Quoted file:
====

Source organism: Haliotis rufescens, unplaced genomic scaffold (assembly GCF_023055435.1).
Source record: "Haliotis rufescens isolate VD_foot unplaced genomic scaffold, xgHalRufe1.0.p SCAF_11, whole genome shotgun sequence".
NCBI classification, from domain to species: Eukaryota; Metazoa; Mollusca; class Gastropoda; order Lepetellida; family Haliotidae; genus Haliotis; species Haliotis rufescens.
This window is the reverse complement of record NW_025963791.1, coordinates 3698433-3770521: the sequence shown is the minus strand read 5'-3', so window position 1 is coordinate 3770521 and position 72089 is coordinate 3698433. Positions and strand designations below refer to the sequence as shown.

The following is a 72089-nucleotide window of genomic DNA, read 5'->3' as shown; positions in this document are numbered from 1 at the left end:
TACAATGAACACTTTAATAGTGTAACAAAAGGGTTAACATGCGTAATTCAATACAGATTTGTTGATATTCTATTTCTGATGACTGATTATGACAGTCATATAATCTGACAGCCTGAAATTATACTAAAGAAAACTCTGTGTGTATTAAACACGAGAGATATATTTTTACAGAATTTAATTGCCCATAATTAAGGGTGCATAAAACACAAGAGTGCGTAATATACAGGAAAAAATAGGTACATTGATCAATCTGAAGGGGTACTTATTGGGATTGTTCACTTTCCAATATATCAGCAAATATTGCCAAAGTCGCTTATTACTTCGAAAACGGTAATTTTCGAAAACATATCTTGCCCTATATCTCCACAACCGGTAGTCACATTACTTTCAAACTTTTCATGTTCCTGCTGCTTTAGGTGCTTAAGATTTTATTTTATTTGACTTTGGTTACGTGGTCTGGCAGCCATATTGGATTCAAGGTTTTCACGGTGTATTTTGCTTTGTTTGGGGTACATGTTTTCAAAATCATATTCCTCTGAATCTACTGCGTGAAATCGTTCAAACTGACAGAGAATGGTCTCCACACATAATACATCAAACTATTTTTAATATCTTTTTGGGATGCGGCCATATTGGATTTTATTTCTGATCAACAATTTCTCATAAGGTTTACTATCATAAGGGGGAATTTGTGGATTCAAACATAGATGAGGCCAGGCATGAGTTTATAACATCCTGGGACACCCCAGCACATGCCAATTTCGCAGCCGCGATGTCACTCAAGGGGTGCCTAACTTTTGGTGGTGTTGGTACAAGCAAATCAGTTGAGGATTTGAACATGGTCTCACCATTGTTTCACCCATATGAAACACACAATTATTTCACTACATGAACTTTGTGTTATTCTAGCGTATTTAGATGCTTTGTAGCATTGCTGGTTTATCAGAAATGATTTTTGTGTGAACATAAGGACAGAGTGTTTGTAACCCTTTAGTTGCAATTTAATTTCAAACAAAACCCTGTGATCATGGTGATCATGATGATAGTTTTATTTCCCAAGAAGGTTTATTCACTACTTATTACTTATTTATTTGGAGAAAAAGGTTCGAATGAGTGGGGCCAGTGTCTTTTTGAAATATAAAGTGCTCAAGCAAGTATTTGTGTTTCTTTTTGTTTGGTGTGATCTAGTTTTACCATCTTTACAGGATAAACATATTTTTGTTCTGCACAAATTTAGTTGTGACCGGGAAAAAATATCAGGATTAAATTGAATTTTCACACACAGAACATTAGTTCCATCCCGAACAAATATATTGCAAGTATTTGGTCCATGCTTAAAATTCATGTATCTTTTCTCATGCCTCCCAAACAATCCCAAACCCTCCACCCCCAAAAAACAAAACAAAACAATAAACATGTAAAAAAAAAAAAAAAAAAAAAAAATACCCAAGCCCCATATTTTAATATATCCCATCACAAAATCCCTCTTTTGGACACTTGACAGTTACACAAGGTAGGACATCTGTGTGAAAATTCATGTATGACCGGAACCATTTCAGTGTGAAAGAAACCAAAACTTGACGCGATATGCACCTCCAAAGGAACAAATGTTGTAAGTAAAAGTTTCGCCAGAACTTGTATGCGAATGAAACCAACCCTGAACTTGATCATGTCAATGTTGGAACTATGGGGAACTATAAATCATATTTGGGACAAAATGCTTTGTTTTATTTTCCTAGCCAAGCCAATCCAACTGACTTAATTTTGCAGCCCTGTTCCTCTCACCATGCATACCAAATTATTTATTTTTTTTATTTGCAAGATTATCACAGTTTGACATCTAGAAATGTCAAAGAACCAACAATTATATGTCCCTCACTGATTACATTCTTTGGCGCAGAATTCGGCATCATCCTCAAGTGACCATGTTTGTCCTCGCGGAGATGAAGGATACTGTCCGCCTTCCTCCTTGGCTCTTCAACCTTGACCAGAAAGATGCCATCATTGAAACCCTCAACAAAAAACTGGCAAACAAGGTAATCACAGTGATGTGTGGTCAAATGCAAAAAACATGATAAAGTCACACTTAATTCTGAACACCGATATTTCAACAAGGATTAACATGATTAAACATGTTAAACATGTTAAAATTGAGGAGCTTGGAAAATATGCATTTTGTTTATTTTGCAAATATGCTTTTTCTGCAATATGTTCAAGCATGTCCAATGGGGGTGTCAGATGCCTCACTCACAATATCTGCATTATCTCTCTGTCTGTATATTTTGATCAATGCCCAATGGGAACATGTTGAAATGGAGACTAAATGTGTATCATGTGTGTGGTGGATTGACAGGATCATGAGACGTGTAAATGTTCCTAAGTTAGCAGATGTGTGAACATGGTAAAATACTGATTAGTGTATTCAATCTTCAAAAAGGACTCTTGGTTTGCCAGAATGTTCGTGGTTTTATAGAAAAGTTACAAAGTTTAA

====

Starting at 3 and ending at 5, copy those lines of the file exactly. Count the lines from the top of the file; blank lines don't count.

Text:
NCBI classification, from domain to species: Eukaryota; Metazoa; Mollusca; class Gastropoda; order Lepetellida; family Haliotidae; genus Haliotis; species Haliotis rufescens.
This window is the reverse complement of record NW_025963791.1, coordinates 3698433-3770521: the sequence shown is the minus strand read 5'-3', so window position 1 is coordinate 3770521 and position 72089 is coordinate 3698433. Positions and strand designations below refer to the sequence as shown.

The following is a 72089-nucleotide window of genomic DNA, read 5'->3' as shown; positions in this document are numbered from 1 at the left end: